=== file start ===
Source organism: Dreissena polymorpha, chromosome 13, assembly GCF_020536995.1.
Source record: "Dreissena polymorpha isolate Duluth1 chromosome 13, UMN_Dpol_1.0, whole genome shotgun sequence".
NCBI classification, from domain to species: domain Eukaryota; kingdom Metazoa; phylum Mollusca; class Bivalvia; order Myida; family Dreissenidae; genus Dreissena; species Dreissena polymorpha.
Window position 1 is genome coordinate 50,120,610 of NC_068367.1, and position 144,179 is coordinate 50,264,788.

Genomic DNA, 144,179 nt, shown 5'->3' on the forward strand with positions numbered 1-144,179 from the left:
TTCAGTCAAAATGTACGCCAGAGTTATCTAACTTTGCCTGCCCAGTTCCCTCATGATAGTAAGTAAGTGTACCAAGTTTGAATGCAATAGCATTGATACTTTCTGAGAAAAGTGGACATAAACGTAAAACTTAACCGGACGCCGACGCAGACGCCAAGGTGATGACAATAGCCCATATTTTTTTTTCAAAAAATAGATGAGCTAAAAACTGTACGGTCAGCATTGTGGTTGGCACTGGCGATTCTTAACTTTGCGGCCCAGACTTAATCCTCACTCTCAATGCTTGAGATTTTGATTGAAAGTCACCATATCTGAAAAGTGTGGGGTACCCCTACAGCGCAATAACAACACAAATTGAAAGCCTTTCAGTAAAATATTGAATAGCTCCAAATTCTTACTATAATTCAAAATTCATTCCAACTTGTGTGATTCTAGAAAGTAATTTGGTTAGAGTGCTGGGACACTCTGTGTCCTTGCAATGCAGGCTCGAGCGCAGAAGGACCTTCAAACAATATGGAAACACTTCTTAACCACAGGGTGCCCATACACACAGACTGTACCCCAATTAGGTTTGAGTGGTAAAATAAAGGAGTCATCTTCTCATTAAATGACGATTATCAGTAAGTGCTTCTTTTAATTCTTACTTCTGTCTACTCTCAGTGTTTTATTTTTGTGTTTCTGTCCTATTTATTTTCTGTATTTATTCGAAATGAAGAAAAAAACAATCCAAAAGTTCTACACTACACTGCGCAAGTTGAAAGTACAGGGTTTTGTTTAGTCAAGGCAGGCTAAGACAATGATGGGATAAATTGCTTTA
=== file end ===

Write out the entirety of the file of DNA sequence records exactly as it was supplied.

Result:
Source organism: Dreissena polymorpha, chromosome 13, assembly GCF_020536995.1.
Source record: "Dreissena polymorpha isolate Duluth1 chromosome 13, UMN_Dpol_1.0, whole genome shotgun sequence".
NCBI classification, from domain to species: domain Eukaryota; kingdom Metazoa; phylum Mollusca; class Bivalvia; order Myida; family Dreissenidae; genus Dreissena; species Dreissena polymorpha.
Window position 1 is genome coordinate 50,120,610 of NC_068367.1, and position 144,179 is coordinate 50,264,788.

Genomic DNA, 144,179 nt, shown 5'->3' on the forward strand with positions numbered 1-144,179 from the left:
TTCAGTCAAAATGTACGCCAGAGTTATCTAACTTTGCCTGCCCAGTTCCCTCATGATAGTAAGTAAGTGTACCAAGTTTGAATGCAATAGCATTGATACTTTCTGAGAAAAGTGGACATAAACGTAAAACTTAACCGGACGCCGACGCAGACGCCAAGGTGATGACAATAGCCCATATTTTTTTTTCAAAAAATAGATGAGCTAAAAACTGTACGGTCAGCATTGTGGTTGGCACTGGCGATTCTTAACTTTGCGGCCCAGACTTAATCCTCACTCTCAATGCTTGAGATTTTGATTGAAAGTCACCATATCTGAAAAGTGTGGGGTACCCCTACAGCGCAATAACAACACAAATTGAAAGCCTTTCAGTAAAATATTGAATAGCTCCAAATTCTTACTATAATTCAAAATTCATTCCAACTTGTGTGATTCTAGAAAGTAATTTGGTTAGAGTGCTGGGACACTCTGTGTCCTTGCAATGCAGGCTCGAGCGCAGAAGGACCTTCAAACAATATGGAAACACTTCTTAACCACAGGGTGCCCATACACACAGACTGTACCCCAATTAGGTTTGAGTGGTAAAATAAAGGAGTCATCTTCTCATTAAATGACGATTATCAGTAAGTGCTTCTTTTAATTCTTACTTCTGTCTACTCTCAGTGTTTTATTTTTGTGTTTCTGTCCTATTTATTTTCTGTATTTATTCGAAATGAAGAAAAAAACAATCCAAAAGTTCTACACTACACTGCGCAAGTTGAAAGTACAGGGTTTTGTTTAGTCAAGGCAGGCTAAGACAATGATGGGATAAATTGCTTTA